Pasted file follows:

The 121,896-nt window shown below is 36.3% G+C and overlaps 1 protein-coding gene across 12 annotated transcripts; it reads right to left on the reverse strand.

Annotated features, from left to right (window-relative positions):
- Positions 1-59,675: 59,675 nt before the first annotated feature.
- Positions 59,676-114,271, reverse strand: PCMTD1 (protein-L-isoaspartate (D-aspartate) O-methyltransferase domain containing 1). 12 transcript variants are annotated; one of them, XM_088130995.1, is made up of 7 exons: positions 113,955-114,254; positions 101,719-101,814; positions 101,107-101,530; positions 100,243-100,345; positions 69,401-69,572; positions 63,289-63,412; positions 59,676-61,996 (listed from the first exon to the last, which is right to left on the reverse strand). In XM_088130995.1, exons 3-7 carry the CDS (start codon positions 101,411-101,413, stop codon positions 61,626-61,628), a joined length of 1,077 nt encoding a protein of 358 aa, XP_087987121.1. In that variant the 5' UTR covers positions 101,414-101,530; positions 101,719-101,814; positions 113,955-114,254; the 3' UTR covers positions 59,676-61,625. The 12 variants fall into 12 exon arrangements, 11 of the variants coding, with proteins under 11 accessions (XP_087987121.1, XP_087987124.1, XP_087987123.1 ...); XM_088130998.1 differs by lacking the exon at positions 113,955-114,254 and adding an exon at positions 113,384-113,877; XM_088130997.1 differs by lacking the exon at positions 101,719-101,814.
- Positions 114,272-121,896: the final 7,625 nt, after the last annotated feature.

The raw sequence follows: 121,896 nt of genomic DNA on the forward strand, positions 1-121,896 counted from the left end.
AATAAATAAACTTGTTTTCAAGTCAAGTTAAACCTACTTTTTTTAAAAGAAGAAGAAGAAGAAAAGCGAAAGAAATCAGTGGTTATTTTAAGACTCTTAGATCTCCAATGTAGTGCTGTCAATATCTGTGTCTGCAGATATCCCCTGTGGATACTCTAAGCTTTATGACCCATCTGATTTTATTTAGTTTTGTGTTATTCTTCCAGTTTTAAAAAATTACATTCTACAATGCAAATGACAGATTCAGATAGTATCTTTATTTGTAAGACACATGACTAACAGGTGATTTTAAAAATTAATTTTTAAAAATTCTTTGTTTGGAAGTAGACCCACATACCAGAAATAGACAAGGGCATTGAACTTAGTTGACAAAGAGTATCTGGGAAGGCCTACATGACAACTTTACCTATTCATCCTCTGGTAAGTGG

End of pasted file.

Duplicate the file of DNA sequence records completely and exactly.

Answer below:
The 121,896-nt window shown below is 36.3% G+C and overlaps 1 protein-coding gene across 12 annotated transcripts; it reads right to left on the reverse strand.

Annotated features, from left to right (window-relative positions):
- Positions 1-59,675: 59,675 nt before the first annotated feature.
- Positions 59,676-114,271, reverse strand: PCMTD1 (protein-L-isoaspartate (D-aspartate) O-methyltransferase domain containing 1). 12 transcript variants are annotated; one of them, XM_088130995.1, is made up of 7 exons: positions 113,955-114,254; positions 101,719-101,814; positions 101,107-101,530; positions 100,243-100,345; positions 69,401-69,572; positions 63,289-63,412; positions 59,676-61,996 (listed from the first exon to the last, which is right to left on the reverse strand). In XM_088130995.1, exons 3-7 carry the CDS (start codon positions 101,411-101,413, stop codon positions 61,626-61,628), a joined length of 1,077 nt encoding a protein of 358 aa, XP_087987121.1. In that variant the 5' UTR covers positions 101,414-101,530; positions 101,719-101,814; positions 113,955-114,254; the 3' UTR covers positions 59,676-61,625. The 12 variants fall into 12 exon arrangements, 11 of the variants coding, with proteins under 11 accessions (XP_087987121.1, XP_087987124.1, XP_087987123.1 ...); XM_088130998.1 differs by lacking the exon at positions 113,955-114,254 and adding an exon at positions 113,384-113,877; XM_088130997.1 differs by lacking the exon at positions 101,719-101,814.
- Positions 114,272-121,896: the final 7,625 nt, after the last annotated feature.

The raw sequence follows: 121,896 nt of genomic DNA on the forward strand, positions 1-121,896 counted from the left end.
AATAAATAAACTTGTTTTCAAGTCAAGTTAAACCTACTTTTTTTAAAAGAAGAAGAAGAAGAAAAGCGAAAGAAATCAGTGGTTATTTTAAGACTCTTAGATCTCCAATGTAGTGCTGTCAATATCTGTGTCTGCAGATATCCCCTGTGGATACTCTAAGCTTTATGACCCATCTGATTTTATTTAGTTTTGTGTTATTCTTCCAGTTTTAAAAAATTACATTCTACAATGCAAATGACAGATTCAGATAGTATCTTTATTTGTAAGACACATGACTAACAGGTGATTTTAAAAATTAATTTTTAAAAATTCTTTGTTTGGAAGTAGACCCACATACCAGAAATAGACAAGGGCATTGAACTTAGTTGACAAAGAGTATCTGGGAAGGCCTACATGACAACTTTACCTATTCATCCTCTGGTAAGTGG